From 1906, he often worked together with fellow composer and ethnomusicologist Zoltán Kodály (1882–1967). In search of ancient musical cultures, Bartók even collected rural Arab songs in Algeria in 1913 and later he visited Turkey in 1936. His collecting activity, however, practically ended in 1918 soon before the partitioning of Hungary in the wake of the First World War and the disintegration of the Austro-Hungarian Empire. By then, especially after the successful premières of his ballet, The Wooden Prince (1914–17), and opera, Duke Bluebeard’s Castle (1911) in 1917 and 1918, respectively, he had established himself as the leading composer of his generation in Hungary. From that time on, his compositions were published by Universal Edition, Vienna and he could start to build up an international career as pianist and, more importantly, composer regularly visiting Paris, London and other musical centres of Europe. He also toured the United States and the Soviet Union in the later 1920s.

            1923 marks his divorce from his first wife and his marriage with his young pianist pupil, Ditta Pásztory. Their child, Péter Bartók, was born in the following year.

            Bartók’s piano music, e.g. Allegro barbaro (1911) and Out of Doors (1926) and his pedagogical compositions, e.g.. For Children (1909–1910) and Mikrokosmos (1932–39), as well as the Forty-four Violin Duos (1931) occupy a significant place in 20th-century composition, and his six String Quartets (composed between 1908 and 1939) are considered among the finest modern representatives of the genre. Some of his larger scale orchestral works also had a significant world-wide success from their first performances, especially the Dance Suite (1923) and Music for Strings, Percussion and Celesta (1936), the first of his compositions commissioned by the Swiss conductor and patron Paul Sacher. His pantomime, The Miraculous Mandarin (1918–19, orchestration 1924), is also a classic masterpiece. These works put him close to the rank of Schoenberg and Stravinsky, the two most famous composer innovators of his generation. As author of numerous studies and editor of extensive volumes of folksong collections, Bartók was considered as a leading authority on East-European folklore.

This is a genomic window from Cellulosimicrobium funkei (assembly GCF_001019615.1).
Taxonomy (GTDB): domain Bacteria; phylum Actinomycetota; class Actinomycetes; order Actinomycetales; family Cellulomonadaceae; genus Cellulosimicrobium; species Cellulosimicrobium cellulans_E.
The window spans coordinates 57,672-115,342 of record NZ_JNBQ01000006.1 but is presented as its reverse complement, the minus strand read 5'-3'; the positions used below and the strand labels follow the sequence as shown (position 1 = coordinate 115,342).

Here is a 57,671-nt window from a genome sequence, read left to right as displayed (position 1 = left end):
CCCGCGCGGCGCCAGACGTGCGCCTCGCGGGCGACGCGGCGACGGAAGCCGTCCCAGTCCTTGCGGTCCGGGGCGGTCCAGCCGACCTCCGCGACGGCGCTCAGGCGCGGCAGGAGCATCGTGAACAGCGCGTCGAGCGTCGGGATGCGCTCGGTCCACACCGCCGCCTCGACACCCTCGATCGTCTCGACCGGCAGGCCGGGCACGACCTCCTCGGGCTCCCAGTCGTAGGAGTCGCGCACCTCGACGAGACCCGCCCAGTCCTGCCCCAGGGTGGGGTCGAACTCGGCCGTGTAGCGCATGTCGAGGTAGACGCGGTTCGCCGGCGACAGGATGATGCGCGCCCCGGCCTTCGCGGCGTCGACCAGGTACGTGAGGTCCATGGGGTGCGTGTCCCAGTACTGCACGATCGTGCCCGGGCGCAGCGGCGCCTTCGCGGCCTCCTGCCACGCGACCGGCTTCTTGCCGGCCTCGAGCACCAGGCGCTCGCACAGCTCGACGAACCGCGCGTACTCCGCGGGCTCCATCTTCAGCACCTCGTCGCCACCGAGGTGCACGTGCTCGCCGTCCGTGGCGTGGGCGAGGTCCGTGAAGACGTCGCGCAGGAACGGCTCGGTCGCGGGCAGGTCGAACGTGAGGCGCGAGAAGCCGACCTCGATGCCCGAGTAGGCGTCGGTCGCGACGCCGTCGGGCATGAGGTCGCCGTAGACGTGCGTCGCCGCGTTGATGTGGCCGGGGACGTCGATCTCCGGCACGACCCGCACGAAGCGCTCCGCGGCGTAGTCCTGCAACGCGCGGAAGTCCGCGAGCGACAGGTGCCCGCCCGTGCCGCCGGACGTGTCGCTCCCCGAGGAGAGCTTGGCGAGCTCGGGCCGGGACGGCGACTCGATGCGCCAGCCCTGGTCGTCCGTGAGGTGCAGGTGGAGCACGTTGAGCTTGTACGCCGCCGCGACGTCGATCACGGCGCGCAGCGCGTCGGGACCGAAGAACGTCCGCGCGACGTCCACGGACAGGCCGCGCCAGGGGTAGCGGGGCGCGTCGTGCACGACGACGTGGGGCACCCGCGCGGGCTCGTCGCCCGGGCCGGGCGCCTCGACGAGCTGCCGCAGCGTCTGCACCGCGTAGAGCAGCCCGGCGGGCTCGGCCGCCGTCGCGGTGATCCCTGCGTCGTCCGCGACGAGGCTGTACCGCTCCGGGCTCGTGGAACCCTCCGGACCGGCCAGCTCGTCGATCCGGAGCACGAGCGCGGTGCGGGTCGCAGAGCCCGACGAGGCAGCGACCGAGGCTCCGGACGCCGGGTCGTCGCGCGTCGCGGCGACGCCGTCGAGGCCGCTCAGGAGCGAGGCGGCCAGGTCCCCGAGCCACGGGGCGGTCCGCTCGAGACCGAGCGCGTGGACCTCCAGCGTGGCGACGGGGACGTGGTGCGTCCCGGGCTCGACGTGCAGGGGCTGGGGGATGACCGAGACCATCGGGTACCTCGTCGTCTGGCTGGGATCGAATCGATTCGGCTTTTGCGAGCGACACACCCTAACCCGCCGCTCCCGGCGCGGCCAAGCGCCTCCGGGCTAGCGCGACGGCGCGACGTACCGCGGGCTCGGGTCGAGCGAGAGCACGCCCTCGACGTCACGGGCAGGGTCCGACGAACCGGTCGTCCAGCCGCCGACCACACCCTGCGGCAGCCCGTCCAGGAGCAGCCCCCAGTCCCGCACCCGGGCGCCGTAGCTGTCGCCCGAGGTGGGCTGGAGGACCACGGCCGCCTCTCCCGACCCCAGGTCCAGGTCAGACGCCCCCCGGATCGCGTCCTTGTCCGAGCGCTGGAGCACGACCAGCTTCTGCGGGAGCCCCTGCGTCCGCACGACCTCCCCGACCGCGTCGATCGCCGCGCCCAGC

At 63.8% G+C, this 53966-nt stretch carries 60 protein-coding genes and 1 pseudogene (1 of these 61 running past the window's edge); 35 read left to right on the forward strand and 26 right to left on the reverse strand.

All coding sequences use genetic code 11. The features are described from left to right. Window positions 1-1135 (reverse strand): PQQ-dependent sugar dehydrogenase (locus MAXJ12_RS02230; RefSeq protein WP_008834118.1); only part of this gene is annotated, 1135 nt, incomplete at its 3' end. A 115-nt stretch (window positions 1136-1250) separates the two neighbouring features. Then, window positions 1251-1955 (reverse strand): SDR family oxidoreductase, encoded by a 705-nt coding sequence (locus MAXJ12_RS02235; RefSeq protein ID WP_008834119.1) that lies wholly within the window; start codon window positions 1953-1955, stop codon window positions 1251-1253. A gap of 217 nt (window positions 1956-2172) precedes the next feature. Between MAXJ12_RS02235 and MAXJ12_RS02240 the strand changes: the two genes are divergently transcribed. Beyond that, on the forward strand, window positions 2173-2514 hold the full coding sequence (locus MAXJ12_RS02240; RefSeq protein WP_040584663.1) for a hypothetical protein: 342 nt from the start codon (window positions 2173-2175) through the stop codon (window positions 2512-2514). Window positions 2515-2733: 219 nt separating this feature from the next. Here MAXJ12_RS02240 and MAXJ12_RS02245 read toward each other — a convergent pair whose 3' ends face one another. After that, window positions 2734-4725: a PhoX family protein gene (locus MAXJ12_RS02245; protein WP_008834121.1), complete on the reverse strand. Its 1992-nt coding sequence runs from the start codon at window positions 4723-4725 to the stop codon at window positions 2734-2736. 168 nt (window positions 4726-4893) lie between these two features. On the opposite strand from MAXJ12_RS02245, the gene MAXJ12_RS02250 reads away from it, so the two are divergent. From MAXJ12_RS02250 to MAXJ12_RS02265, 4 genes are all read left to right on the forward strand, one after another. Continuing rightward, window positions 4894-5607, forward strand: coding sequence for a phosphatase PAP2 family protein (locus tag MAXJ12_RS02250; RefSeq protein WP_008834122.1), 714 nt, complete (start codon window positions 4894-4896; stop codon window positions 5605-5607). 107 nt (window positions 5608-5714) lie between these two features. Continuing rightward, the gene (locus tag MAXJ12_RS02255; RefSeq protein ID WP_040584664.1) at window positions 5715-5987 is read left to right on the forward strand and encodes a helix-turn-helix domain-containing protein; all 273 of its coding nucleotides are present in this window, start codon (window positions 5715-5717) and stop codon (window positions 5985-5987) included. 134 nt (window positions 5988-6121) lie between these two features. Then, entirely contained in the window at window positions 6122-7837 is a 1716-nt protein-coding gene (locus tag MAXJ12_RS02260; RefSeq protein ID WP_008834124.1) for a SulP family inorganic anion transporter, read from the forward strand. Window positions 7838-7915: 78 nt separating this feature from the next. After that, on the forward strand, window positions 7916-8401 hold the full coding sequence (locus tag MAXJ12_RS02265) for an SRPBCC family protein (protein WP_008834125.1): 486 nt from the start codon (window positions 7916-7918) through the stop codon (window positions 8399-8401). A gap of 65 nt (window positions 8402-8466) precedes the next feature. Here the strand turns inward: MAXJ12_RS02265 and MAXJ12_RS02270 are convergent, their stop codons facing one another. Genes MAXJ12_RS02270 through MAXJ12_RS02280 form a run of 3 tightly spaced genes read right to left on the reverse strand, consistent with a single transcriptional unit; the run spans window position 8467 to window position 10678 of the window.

Following Nazi Germany’s occupation of Austria, he changed publishers to the London based Boosey and Hawkes and started to arrange for his departure from threatened Hungary and Europe and, in 1940, he went to the United States. Apart from giving concerts, he was mainly occupied at Universities (Columbia University, from which he received an honorary doctorate, and Harvard University). During his American exile, his fatal illness, leukaemia, soon made its appearance. Still, he was able to compose some great masterpieces, such as the Concerto for Orchestra (for conductor Serge Koussevitzky, 1943), the Sonata for Solo Violin (for the violinist Yehudi Menuhin, 1944) and his Third Piano Concerto written for his wife, and he was able to complete the preparation for publication of most of his folk music collections, which were, however, only posthumously published.





The exhibition was initiated by
The Hungarian Embassy in Copenhagen



It was supported by
The Hungarian Ministry of National Heritage
The Hungarian Ministry of Foreign Affairs


Thanks are due to
Peter Bartók
Gábor Vásárhelyi


  Budapest Bartók Archives
Institute for Musicology
Hungarian Academy of Sciences

Graphics design:

  Museum of Music History
Institute for Musicology
Hungarian Academy of Sciences


Internet version:

Andocsek Computer Ltd.

The exhibition
is based on the collection of the
Budapest Bartók Archives